Saskatchewan MP presses for real debate on abortion
An MP who wants a law to make it illegal to abort an unborn child based solely on a baby’s sex thinks her biggest challenge is not to convince Canadians of this, but instead is to convince those in the halls of power.
Cathay Wagantall said members of Parliament have a long history of staying clear of any meaningful debate in the House of Commons about abortion.
“My biggest challenge is breaking through the politics. I think most Canadians support reasonable laws that would not ban abortion outright but instead put some rules in place,” said the Conservative MP from Saskatchewan. “It’s the political parties that don’t want to have this discussion and debate.”
While the federal Liberals, NDP and Green parties all have actively discouraged and blocked pro-life candidates from gaining any traction in those parties, Wagantall concedes the Conservatives have not been keen to re-open the abortion debate either, although pro-life members can at least debate the issue internally and pro-life party members such as herself make up a significant proportion of the party’s membership.
In February, before the COVID-19 pandemic severely curtailed the operations of Parliament, Wagantall introduced a private members’ bill, the Sex Selective Abortion Act Bill C-233, that would make abortions on the basis of a baby’s sex illegal.
“If just one girl is aborted simply because of her sex, parliamentarians must act,” Wagantall said.
“Thankfully, Canadians of nearly all beliefs are united on this issue, with 84 per cent stating that sex-selective abortion should be illegal,” she said, citing a poll in the National Post. “This is reasonable common ground that every member of Parliament must thoughtfully consider.”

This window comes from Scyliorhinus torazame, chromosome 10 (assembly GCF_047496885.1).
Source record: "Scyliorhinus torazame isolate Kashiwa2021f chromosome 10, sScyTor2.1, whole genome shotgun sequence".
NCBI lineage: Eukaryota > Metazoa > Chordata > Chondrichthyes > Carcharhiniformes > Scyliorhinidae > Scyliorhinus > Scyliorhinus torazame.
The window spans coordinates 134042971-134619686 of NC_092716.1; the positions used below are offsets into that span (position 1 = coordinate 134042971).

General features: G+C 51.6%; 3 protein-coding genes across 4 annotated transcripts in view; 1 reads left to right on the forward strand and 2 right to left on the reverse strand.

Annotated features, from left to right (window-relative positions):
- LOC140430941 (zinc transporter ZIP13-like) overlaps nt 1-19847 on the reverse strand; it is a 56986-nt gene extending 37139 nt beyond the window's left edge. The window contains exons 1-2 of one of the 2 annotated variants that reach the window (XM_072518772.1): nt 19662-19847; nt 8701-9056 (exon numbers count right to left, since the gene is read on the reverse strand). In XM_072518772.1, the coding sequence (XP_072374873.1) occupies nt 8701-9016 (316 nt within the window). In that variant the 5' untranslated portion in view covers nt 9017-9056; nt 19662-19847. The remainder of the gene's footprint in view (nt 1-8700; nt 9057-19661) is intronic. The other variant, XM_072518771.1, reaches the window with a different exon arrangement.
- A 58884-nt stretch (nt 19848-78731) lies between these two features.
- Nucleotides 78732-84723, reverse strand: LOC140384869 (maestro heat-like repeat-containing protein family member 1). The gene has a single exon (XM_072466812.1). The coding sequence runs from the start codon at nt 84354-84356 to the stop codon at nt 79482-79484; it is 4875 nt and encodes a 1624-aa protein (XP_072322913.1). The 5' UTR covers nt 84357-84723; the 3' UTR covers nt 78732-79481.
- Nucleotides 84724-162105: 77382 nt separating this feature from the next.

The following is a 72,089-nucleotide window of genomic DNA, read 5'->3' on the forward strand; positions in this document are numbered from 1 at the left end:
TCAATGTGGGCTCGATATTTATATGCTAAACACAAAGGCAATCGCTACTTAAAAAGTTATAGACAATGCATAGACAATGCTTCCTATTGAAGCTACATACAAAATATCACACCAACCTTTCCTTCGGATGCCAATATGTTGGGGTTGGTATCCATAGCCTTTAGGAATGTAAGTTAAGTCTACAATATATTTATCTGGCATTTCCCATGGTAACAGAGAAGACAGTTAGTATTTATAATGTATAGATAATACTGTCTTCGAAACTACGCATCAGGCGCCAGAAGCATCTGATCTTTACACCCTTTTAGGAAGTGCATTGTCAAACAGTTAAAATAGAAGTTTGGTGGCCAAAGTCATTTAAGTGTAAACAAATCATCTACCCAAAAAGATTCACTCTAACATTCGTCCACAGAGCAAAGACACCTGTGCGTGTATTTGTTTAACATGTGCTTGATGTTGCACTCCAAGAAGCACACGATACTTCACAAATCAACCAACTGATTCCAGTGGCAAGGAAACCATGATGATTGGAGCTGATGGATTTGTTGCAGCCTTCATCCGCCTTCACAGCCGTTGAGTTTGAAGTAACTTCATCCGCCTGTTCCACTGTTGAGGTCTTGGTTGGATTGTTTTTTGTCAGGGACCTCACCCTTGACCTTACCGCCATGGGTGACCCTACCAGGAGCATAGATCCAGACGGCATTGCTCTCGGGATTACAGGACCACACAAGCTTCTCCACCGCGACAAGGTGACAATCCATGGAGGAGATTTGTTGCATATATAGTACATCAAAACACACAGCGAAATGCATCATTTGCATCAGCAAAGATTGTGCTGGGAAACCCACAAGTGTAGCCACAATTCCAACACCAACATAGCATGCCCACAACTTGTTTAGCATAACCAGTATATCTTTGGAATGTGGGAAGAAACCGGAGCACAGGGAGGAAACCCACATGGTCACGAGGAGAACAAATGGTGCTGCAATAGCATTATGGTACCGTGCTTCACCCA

As it stands now, in essence, Canada has no law when it comes to abortion.
Although the federal Liberal minority government prorogued Parliament until Sept. 23 and there will be a new Speech from the Throne — a move which effectively killed any government bills before the House of Commons — private members’ bills are in a different category. As long as the Liberal minority government survives a confidence vote after the throne speech, Wagantall’s bill will continue to proceed without having to be reintroduced.
Wagantall is continuing to speak out in favour of her proposed bill in the hope Canadians will push their MPs to support it.
“This is something that Canadians are open to and want,” she said in a phone interview Sept. 12 from B.C. where she participated in “Pink Flag Display” organized by the pro-life group We Need A Law.
“I think Canadians have shown that they want some laws surrounding abortion in this country and it is the political parties and the extremists on both sides, pro-abortion and pro-life, that are not willing to compromise and come to a consensus that can be supported.”